Tablet Computers Increasingly Used As Digital Babysitters
February 17, 2012

Tablet Computers Increasingly Used As Digital Babysitters

Nearly eight-in-ten parents with tablet computers allow their children to play downloaded games on the devices, according to a Nielsen survey published on Thursday of tablet-owning adults with children under the age of 12.

The survey, conducted in the fourth quarter of last year, sheds light on the way in which gadgets such as the iPad are being used as a type of ℠electronic babysitter´ to keep children occupied.

Some 77 percent of the parents surveyed said their children play downloaded games on a tablet device, while 57 percent said their children used the tablets´ educational applications.

More than half the parents -- 55 percent -- said their children had used tablets for entertainment while traveling, and 41 percent said they routinely give their children the device to use in restaurants.

Forty-three percent of those surveyed said their children watch television shows or movies on tablet devices, while just 15 percent of children use tablets to communicate with friends or family.

The results of Nielsen´s Q4 2011 survey represent a nine percent increase in the number of children using tablet devices compared with the same survey conducted in Q4 2010.

The release of the Nielsen survey coincides with a staff report issued on Thursday by the U.S. Federal Trade Commission urging developers of mobile apps for children to improve disclosures to parents about personal information collected about their children.

The commission said it plans to review whether such software violates child privacy law.

"At the FTC, one of our highest priorities is protecting children's privacy, and parents deserve the tools to help them do that," said FTC Chairman Jon Leibowitz in a statement.

"Companies that operate in the mobile marketplace provide great benefits, but they must step up to the plate and provide easily accessible, basic information, so that parents can make informed decisions about the apps their kids use.”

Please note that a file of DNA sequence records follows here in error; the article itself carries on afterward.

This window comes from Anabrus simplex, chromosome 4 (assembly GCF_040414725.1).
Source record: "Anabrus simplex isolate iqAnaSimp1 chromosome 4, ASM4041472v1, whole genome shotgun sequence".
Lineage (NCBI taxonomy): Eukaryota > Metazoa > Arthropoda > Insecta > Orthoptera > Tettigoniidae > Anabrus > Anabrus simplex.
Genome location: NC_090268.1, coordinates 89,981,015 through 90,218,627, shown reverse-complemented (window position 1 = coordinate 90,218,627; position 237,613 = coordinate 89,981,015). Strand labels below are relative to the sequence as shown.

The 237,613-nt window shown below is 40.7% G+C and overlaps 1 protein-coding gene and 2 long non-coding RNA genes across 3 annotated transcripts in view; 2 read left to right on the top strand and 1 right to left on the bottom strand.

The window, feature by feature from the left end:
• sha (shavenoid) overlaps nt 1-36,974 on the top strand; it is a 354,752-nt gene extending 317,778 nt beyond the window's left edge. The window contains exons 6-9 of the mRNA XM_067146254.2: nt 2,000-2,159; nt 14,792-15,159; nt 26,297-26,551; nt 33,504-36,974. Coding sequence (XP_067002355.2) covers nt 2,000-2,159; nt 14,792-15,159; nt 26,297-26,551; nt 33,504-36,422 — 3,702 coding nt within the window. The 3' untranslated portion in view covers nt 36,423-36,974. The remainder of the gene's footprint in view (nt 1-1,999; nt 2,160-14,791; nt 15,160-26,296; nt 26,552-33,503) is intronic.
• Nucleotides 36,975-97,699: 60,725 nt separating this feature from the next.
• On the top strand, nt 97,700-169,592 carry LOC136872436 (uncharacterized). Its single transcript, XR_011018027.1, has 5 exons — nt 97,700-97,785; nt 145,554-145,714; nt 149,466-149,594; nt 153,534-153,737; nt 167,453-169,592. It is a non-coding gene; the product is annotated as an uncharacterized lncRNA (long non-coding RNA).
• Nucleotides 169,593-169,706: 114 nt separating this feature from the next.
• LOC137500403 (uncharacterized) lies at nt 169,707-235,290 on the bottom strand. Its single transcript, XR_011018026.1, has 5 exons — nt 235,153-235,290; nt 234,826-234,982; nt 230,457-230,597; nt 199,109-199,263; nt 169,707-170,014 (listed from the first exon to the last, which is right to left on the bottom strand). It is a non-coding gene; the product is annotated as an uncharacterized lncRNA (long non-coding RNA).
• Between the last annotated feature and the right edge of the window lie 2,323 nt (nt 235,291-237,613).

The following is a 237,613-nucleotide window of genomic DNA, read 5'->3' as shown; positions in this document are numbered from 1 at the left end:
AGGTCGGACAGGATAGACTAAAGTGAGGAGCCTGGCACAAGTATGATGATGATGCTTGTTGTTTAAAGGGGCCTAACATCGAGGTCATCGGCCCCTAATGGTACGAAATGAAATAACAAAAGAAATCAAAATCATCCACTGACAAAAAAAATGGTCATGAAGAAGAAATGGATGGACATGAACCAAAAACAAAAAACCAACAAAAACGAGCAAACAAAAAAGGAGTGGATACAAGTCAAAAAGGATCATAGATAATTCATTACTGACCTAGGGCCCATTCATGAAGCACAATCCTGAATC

“Right now, it is almost impossible to figure out which apps collect data and what they do with it. The kids´ app ecosystem needs to wake up, and we want to work collaboratively with industry to help ensure parents have the information they need.”

The report, which was based on a survey of mobile applications for children, includes new recommendations for makers and sellers of mobile applications through Apple Inc.´s Apple Store and Google Inc.´s Android Market.

"This rapidly growing market provides enormous opportunities and benefits for app users of all ages, but raises questions about users' privacy, especially when the users are children and teens," the FTC staff wrote.

As kids increasingly download mobile applications, their parents lack information about what type of data is being collected about their children and what the information is being used for, the commission said.

A mobile application can gather a wide variety of information stored on the downloading device, including the user´s location, contact lists and phone number.  This information can be shared with various third parties, the FTC said.

The commission is responsible for enforcing the Children´s Online Privacy Protection Rule (COPPA), which requires that operators of online services provide notice and receive parental consent before collecting information from children under the age of 13.

During the next six months, FTC staff will conduct an additional audit to determine whether some mobile applications are in violation of COPPA, the FTC said.

Senators John Kerry (D-MA) and John McCain (R-AZ) have introduced “The Commercial Privacy Bill of Rights,” which seeks to protect consumers´ online privacy.

“It´s just plain common sense that, at the very minimum, parents should have the right to know what kind of information an app directed to their children collects, uses and shares before downloading it,” said Senator Kerry in a statement today.

Representative Edward Markey (D-MA), who along with Representative Joe Barton (R-TX) introduced “Do Not Track Kids Act” to protect the online privacy of underage children, also praised the FTC´s report.

The market for mobile apps has skyrocketed in recent years, the FTC noted.  Indeed, in 2008 there were only about 600 apps available to smartphone users.  Today, there are hundreds of thousands that have been downloaded nearly 30 billion times, the commission said.

The FTC´s full report, entitled “Mobile Apps for Kids: Current Privacy Disclosures are Dis app pointing,” can be viewed here.